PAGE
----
The other wine, made in much smaller quantities, comes from estate grapes and is made using the saingée method, which means that some of the juice is drained off while still pink leaving a more concentrated red wine behind. You might say that the Rosé is a by-product of red wine making, but I prefer to think that the pink and red are co-produced. This wine has more structure and character and demands food. Sue and I thought it was the best wine of the tasting.

The darker wine, which might be a tough sell if it went into distribution because of its color and higher price, is reserved for tasting room and wine club purchases. It sells out every year in part, I suppose, because tasting room buyers can sample the wine and not just look at the color. And also, frankly, because it is different and a bit special and that’s something people look for. Haas thinks having two pink wines, each crafted for its own market, works pretty well.

Hitting a Moving (Color) Target

So pink isn’t as simple as you might think when it is time to sell the wines and it isn’t simple either when they are made. One speaker said that his Rosé was the hardest wine in his portfolio to make. I am not enough of an enologist to appreciate all the technical details that were presented (there were plenty of experts in the room all nodding their heads), but it was easy to understand how color makes things more difficult.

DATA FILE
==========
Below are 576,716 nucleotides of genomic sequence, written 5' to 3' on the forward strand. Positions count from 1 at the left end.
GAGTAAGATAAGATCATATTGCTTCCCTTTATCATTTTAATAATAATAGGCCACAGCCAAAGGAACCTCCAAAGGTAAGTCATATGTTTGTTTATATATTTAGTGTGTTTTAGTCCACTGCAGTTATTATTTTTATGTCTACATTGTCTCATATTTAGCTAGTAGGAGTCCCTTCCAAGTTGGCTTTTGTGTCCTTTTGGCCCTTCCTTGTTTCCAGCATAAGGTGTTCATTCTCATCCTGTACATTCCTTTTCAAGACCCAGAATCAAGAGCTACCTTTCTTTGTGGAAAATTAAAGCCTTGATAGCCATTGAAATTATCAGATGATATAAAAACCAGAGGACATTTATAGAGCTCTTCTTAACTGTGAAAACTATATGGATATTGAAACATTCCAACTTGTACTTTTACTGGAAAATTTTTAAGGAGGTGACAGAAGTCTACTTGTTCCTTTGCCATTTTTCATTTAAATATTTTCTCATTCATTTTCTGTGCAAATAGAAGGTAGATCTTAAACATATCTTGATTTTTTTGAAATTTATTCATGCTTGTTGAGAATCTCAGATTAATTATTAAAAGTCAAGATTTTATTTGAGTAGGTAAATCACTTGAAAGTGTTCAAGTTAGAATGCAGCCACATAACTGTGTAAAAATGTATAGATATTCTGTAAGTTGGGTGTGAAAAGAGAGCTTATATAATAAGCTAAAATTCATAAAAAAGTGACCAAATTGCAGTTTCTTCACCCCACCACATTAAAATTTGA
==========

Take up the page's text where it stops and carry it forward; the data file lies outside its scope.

You might think that pink is pink and once you have the color you want, that’s that. But apparently you would be wrong. The color you achieve in the tank, we were told, is just the beginning and as time passes, and especially as SO2 is added at bottling, the wine gets paler and paler. So you need to begin darker than you want and then control the process pretty closely in order to coast into the shade of pale you are aiming for.

This is something that Elizabeth Gabay finds disturbing because it means, at some point, winemakers may sacrifice what’s necessary to make the best wine in order to get the right color of pink. Rosé wines in general might be better, she suggests, and more popular and drinkable, if color wasn’t such a central concern.

Simplicity is Complicated

The complexity increases when other issues such as grape varieties and viticultural practices are considered. Here in the U.S the Rosé wines are made from easily recognizable grape varieties. Barnard Griffin, a Washington State producer, makes a Rosé of Sangiovese that wins gold (and double gold) medals in competitions and flies off the supermarket shelves. Sangiovese is easy to understand and to like even if it isn’t part of the standard Provence recipe. But in the Loire we discovered wines made from unfamiliar grapes that are in fact only grown for Rosé! Who knew?

I guess Rosé is like any other type of wine. It can be as simple (or complex) as you want it to be. Will consumers revolt if and when they discover Rosé’s hidden geeky side? Yes, if Peter Mayle is right and they are fleeing what they see are unnecessary complication. But I’m not really sure that’s true.